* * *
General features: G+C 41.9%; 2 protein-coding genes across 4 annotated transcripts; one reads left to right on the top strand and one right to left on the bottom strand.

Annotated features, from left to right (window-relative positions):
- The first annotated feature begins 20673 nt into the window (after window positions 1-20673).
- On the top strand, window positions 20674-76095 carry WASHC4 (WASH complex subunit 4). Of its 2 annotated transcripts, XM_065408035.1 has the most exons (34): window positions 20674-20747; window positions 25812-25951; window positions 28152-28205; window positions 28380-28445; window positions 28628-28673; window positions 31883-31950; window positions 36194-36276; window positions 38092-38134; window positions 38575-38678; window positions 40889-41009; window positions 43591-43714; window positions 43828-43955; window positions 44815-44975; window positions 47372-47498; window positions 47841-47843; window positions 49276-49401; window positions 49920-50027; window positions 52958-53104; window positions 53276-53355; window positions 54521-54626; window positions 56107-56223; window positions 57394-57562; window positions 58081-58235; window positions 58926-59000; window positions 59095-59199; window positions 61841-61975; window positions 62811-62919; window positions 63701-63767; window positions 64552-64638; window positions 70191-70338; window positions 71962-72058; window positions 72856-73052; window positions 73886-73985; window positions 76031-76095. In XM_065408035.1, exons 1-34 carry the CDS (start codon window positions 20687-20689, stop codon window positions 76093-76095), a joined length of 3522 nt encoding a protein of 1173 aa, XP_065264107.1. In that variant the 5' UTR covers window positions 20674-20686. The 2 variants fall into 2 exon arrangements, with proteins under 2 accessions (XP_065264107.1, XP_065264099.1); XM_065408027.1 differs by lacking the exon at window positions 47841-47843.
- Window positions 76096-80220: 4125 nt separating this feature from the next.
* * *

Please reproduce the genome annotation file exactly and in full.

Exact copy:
General features: G+C 41.9%; 2 protein-coding genes across 4 annotated transcripts; one reads left to right on the top strand and one right to left on the bottom strand.

Annotated features, from left to right (window-relative positions):
- The first annotated feature begins 20673 nt into the window (after window positions 1-20673).
- On the top strand, window positions 20674-76095 carry WASHC4 (WASH complex subunit 4). Of its 2 annotated transcripts, XM_065408035.1 has the most exons (34): window positions 20674-20747; window positions 25812-25951; window positions 28152-28205; window positions 28380-28445; window positions 28628-28673; window positions 31883-31950; window positions 36194-36276; window positions 38092-38134; window positions 38575-38678; window positions 40889-41009; window positions 43591-43714; window positions 43828-43955; window positions 44815-44975; window positions 47372-47498; window positions 47841-47843; window positions 49276-49401; window positions 49920-50027; window positions 52958-53104; window positions 53276-53355; window positions 54521-54626; window positions 56107-56223; window positions 57394-57562; window positions 58081-58235; window positions 58926-59000; window positions 59095-59199; window positions 61841-61975; window positions 62811-62919; window positions 63701-63767; window positions 64552-64638; window positions 70191-70338; window positions 71962-72058; window positions 72856-73052; window positions 73886-73985; window positions 76031-76095. In XM_065408035.1, exons 1-34 carry the CDS (start codon window positions 20687-20689, stop codon window positions 76093-76095), a joined length of 3522 nt encoding a protein of 1173 aa, XP_065264107.1. In that variant the 5' UTR covers window positions 20674-20686. The 2 variants fall into 2 exon arrangements, with proteins under 2 accessions (XP_065264107.1, XP_065264099.1); XM_065408027.1 differs by lacking the exon at window positions 47841-47843.
- Window positions 76096-80220: 4125 nt separating this feature from the next.